But to say that the many of the crowd were “Tunisian” is a little imprecise. As Time put it:

Most of the booing came not from visiting Tunisians, but from fans born and raised in France. Such booing has come to be used by ethnic-Arab French soccer fans to protest the racial, social and economic discrimination suffered by those not fortunate enough to be among the stars of les Bleus. It's hardly coincidental that previous outbreaks of anthem booing (and resulting expressions of indignation by politicians) occurred before a France-Algeria match in 2001, a France-Morocco game in 2007, and a 2002 French Cup final orchestrated by fans of pro club Bastia, who defiantly played up Corsica's reputation as being France's non-Arab "enemy within".

The booing fans might have had North African roots but they were most likely born and raised in France, carry a French national ID card and have probably never even visited North Africa. They are French but don’t feel French; they are recognized as French on paper, yet that’s about as far as the local population extend the notion of ‘French-ness’ to them.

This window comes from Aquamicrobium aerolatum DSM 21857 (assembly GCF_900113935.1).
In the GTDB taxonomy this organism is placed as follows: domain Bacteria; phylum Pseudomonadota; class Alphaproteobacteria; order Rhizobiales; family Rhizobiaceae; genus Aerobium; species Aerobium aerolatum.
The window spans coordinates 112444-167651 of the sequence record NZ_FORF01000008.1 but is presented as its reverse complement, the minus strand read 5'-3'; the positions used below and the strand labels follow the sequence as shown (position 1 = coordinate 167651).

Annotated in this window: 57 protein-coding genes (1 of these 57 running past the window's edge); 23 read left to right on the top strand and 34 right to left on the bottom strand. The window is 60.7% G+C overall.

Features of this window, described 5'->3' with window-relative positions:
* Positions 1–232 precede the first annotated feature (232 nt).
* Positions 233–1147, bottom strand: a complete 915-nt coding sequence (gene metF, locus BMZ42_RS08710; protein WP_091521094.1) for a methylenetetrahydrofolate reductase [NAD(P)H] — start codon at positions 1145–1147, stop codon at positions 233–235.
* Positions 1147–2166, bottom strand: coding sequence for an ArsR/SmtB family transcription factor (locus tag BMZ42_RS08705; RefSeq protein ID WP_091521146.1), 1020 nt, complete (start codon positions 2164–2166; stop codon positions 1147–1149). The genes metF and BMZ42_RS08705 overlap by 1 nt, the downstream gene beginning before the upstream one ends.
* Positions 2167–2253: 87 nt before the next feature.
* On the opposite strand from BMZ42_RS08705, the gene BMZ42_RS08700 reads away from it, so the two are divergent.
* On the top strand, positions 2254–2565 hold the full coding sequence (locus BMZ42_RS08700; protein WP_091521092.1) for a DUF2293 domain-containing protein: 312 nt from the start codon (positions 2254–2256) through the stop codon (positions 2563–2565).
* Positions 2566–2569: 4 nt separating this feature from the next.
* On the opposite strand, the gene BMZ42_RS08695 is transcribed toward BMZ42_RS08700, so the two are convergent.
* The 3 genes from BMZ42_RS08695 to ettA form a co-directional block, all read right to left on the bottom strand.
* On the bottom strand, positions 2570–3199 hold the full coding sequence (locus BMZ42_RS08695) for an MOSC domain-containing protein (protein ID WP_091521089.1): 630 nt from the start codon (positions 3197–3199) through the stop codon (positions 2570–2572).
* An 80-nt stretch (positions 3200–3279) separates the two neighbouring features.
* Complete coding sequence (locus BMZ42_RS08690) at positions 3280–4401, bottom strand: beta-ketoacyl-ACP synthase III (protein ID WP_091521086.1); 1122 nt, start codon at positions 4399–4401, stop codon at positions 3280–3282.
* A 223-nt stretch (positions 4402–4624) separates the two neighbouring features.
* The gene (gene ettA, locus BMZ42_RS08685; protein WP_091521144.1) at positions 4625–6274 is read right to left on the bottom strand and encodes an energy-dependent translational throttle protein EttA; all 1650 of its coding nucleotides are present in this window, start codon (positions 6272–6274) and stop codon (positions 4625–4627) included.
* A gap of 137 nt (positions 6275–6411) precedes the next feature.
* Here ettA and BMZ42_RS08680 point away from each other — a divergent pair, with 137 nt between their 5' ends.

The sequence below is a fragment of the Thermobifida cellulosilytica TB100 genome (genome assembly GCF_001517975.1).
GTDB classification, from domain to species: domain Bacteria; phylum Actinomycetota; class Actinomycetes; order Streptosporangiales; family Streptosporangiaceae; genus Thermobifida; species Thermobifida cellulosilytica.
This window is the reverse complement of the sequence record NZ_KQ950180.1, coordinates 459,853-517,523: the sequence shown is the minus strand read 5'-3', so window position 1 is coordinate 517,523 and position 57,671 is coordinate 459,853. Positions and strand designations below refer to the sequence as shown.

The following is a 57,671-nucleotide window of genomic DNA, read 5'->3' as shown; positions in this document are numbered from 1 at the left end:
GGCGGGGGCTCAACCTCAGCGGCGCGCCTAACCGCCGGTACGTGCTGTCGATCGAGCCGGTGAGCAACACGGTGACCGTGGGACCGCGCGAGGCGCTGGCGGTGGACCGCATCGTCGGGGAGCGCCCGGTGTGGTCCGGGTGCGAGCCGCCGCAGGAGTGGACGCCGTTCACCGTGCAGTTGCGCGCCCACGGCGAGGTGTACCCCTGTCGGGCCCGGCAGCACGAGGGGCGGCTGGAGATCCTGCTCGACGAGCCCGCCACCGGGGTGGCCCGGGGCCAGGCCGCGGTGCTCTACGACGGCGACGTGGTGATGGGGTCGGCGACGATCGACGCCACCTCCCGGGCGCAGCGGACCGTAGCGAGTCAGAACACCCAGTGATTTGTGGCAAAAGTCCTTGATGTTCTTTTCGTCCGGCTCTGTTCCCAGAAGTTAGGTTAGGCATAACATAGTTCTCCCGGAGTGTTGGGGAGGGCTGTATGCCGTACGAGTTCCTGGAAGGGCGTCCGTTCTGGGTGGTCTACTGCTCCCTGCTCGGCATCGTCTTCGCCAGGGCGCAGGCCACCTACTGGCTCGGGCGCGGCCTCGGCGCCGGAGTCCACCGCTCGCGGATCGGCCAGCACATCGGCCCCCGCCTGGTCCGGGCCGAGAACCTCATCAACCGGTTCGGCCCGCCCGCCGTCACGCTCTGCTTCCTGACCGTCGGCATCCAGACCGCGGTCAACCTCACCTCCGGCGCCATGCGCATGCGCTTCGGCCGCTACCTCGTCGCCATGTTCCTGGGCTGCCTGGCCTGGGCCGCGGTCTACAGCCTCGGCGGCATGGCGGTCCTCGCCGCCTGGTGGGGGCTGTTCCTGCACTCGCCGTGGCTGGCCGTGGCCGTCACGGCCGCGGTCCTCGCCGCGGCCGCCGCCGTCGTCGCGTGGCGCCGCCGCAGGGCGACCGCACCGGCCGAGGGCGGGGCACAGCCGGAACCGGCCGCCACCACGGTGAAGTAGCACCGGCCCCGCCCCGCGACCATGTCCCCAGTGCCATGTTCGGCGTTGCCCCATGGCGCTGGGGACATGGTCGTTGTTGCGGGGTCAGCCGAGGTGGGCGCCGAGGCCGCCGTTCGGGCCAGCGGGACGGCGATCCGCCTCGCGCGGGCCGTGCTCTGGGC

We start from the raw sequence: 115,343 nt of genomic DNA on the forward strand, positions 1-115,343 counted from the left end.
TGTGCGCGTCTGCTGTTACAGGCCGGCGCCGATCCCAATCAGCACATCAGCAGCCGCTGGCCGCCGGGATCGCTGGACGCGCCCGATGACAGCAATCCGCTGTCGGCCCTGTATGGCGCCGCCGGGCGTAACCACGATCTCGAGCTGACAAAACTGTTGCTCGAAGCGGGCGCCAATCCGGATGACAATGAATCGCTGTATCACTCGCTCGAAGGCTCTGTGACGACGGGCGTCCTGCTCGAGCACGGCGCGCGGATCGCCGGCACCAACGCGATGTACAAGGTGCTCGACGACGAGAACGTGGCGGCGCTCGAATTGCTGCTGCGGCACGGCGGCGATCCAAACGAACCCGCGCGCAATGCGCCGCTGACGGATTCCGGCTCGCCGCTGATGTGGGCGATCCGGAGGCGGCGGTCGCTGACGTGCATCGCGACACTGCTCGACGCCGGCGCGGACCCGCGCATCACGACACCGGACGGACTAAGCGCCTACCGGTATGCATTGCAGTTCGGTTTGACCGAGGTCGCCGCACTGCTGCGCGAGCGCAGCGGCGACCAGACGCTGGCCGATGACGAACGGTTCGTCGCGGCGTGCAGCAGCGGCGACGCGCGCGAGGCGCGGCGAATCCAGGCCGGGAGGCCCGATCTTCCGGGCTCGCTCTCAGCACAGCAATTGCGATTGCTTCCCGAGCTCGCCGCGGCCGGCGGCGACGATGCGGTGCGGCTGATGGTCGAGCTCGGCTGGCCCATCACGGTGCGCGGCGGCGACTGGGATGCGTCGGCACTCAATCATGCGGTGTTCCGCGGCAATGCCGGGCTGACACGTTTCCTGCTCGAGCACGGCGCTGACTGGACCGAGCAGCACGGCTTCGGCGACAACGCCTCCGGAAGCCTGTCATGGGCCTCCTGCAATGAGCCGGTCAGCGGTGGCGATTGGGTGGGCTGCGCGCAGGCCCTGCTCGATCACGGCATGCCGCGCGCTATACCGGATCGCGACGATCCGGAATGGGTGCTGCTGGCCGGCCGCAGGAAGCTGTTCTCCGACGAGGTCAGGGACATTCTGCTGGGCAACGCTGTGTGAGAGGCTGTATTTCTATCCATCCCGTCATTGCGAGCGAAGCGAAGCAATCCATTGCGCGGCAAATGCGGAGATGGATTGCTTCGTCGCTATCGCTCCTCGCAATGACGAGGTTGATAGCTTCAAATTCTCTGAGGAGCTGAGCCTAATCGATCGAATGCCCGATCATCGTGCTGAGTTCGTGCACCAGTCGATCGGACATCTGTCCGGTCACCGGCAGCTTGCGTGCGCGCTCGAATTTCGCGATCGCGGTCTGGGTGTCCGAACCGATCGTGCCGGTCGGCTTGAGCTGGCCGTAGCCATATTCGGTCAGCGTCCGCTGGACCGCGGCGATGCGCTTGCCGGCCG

A poll on i<Tele this morning reported that 80% of French people were shocked at the booing of the anthem. One has to wonder, though, why this is the case. It’s not the first time that ethnic-North-African fans have booed their own country before a soccer match. It’s also not close to being the most violent manifestation of immigrant revolt in recent years. We’ve had widespread riots, busses and cars alight, shopping centres burned to the ground, teenagers murdered, a woman on crutches covered in petrol and set alight, police beaten and, just a few weeks ago in a town not too far to the south of us, a police officer was shot by what the media here reported as a jeune Maghrebian, a young North African male. Booing the national anthem seems tame in comparison and yet the response from the government has been swift and severe, at least in its rhetoric.